What we have to offer our guests is an opportunity to enjoy and experience cooking in a Culinary environment second to none!

The serene and gentle Loire imposes its placid personality throughout this fertile valley region. The weather, too, is calm and cool, ideal for creating the Loire’s diverse and memorable wines, from the elegant and refined Savennières to the mildly sweet, pretty-in-pink rosés of the Anjou. No big, bold, heavily tannic wines here. The culinary repertoire evokes a sense of the good life, with a nod to the royal legacy of châteaux living over centuries past. There is more gentility than dazzle in the cuisine; many dishes are simply presented, and they couldn’t be better: a perfect pike perch, called sandre, from the river, bathed in a silky beurre blanc sauce; coq au vin prepared with a fruity red Sancerre; a tender fillet of beef in a Chinon red-wine reduction sauce.

Of Cabbages and Kings

The great kitchens of the royal households that set up camp throughout the Loire planned menus around the magnificent produce that thrives in this fecund region, dubbed the Garden of France. Local cooks still do. There are fat white asparagus in the spring; peas, red cherries, haricots verts beans, artichokes, and lettuces in the summer; followed by apples, pears, cabbages, and pumpkins in the fall.

White Wines and Reds, Too!

The Loire region spawns not only dazzling châteaux, but also some of the best wines in France—this is an important region for white-wine lovers, thanks to great chenin blanc and sauvignon blanc grapes. Top white appellations to imbibe, starting at the eastern end of the Loire and moving west, include flinty Sancerre’s, slightly smoky Pouilly-Fumés, vigorous and complex Vouvrays, distinguished Savennières, sparkling Champagne-style Saumurs, and finally the light, dry Muscadets, perfect with oysters on the half-shell.

In the realm of reds, try the raspberry-scented reds of Touraine, the heartier Chinons and Bourgueils, and the elegant rosés of the Anjou

Tarte Tatin

This luscious “upside-down” apple tart is sometimes claimed by Normandy, but originated, so legend has it, at the Hotel Tatin in the Loire Valley town of Beuvron-Lamotte south of Orléans.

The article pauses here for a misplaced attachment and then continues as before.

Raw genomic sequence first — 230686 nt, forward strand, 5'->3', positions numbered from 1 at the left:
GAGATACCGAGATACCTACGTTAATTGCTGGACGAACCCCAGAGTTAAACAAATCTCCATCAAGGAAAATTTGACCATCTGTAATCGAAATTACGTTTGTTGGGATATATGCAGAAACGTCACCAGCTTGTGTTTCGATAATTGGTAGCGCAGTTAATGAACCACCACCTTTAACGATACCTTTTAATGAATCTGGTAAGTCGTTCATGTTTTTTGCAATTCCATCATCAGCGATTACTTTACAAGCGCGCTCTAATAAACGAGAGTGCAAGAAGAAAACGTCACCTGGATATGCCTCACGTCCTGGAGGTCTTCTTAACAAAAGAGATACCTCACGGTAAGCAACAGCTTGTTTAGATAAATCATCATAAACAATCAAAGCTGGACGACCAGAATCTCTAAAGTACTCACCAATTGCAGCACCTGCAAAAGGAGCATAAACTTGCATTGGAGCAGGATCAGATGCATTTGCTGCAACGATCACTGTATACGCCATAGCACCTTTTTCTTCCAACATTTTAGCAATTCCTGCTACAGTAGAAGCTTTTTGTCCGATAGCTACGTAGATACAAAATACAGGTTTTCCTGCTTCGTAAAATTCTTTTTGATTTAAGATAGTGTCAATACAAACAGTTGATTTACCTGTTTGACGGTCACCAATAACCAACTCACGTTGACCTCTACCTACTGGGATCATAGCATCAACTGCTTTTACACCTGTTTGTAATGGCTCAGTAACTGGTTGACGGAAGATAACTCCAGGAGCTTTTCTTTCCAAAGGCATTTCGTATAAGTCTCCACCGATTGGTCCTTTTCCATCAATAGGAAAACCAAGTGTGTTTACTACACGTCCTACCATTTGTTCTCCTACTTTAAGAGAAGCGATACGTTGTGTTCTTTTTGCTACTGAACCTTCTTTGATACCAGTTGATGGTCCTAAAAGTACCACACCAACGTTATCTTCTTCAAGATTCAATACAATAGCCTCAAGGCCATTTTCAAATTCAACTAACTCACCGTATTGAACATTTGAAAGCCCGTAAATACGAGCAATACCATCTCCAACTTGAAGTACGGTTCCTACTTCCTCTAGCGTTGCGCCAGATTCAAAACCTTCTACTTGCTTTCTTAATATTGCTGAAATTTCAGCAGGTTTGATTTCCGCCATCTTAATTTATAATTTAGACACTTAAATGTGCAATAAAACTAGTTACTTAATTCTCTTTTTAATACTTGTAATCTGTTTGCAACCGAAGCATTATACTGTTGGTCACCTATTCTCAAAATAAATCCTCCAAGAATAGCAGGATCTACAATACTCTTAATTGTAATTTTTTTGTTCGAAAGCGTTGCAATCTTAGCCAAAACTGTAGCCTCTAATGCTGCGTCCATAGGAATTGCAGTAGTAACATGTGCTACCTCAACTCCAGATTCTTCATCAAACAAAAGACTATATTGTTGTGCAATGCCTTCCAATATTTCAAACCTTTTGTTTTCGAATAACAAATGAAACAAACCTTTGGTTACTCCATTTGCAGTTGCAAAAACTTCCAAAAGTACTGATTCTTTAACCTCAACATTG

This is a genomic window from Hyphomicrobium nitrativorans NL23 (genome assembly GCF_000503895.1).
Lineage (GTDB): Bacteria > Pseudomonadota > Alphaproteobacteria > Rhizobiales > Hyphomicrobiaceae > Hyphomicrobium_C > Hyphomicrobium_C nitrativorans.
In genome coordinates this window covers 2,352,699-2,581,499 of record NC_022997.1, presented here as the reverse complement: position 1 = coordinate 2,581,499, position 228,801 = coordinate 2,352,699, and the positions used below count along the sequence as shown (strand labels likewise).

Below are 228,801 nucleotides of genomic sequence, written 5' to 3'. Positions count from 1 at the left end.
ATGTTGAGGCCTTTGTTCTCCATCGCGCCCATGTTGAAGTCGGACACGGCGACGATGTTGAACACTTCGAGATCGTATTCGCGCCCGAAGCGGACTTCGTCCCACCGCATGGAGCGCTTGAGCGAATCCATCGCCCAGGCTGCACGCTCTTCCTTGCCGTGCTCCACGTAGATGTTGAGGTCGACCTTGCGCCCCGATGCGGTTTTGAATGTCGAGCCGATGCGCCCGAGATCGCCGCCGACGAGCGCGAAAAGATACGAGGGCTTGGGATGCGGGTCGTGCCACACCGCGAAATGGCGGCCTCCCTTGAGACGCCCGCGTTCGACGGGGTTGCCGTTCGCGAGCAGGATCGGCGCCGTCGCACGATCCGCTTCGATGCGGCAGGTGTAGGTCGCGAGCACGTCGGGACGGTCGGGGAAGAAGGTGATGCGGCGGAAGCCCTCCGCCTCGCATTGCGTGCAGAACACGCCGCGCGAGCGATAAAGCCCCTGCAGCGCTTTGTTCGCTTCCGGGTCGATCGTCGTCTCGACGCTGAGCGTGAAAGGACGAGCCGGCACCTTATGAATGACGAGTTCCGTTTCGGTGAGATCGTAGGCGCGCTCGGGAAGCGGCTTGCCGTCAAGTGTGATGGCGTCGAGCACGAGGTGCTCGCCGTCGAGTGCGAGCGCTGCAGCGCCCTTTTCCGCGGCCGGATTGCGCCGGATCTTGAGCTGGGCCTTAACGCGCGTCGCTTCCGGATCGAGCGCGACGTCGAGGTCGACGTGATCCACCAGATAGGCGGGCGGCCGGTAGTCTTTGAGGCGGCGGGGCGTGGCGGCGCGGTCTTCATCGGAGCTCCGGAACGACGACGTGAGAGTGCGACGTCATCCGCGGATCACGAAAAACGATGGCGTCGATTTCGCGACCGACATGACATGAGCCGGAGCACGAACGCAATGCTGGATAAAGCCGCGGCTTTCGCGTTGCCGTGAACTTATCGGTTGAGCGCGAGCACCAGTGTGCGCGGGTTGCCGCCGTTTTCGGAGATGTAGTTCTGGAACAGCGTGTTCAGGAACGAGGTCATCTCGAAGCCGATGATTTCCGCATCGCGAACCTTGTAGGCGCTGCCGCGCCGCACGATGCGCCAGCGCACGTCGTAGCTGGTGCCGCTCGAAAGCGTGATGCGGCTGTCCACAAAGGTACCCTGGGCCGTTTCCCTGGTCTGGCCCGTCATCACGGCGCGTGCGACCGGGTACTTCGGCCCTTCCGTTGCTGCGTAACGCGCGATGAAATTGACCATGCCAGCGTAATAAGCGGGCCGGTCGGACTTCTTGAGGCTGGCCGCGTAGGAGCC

The best tarte tatins are made with deeply caramelized apples cooked under a buttery short-crust pastry, then inverted and served while still warm.

Beurre Blanc

Made with a shallot, wine vinegar, and fish-stock reduction, and swirled with lots of butter, this iconic white sauce originated in the western Loire about a century ago in the kitchen of an aristocrat whose chef devised this variation on the classic béarnaise sauce.

Beurre blanc is the perfect accompaniment to the Loire’s delicate shad and pike.

Chèvre

With your glass of Pouilly Fumé, there are few things better than one of the region’s tangy, herby, and assertive goat cheeses. Le Calabash is set in the heart of the St Maures goats cheese AOC area where some of the finest goats cheese in the world is produced.

Among the best, appellation-controlled and farmhouse-made: the squat, pyramid-shape Pouligny-Saint-Pierre; the creamy, cylindrical Sainte-Maure de Touraine; and the piquant Crottins de Chavignol from Sancerre.

Try a warmed and gooey Crottin atop a salad for a real treat.

Take a Walk on the Wild Side at Le Calabash

His accent is familiar, distinctly South African, a definite tie to his roots on the plains of Zululand, and yet there is something unique about it. At moments you start to sense some interesting fusion that has taken place… British, maybe, through the influence of his wife and his time spent in culinary school and working professionally in the UK. Or French, possibly, from his time spent in France since relocating to the Loire Valley where he and his wife decided to raise their family and where, in 2006, they began offering cooking lessons at Le Calabash.

Sidney and Alison, herself a pastry chef, chose to settle down in the French countryside, and not a major tourist center, because they appreciated the quality of life, natural beauty and traditional lifestyle that it facilitated. Surrounded by river on one side and forest on the other, their small village and surrounding region is home to artisan cheese producers and winemakers who’s families have been practicing their craft for centuries. Yet traditional is precisely how Sidney would not describe the style of his cooking or the types of cooking classes that they offer.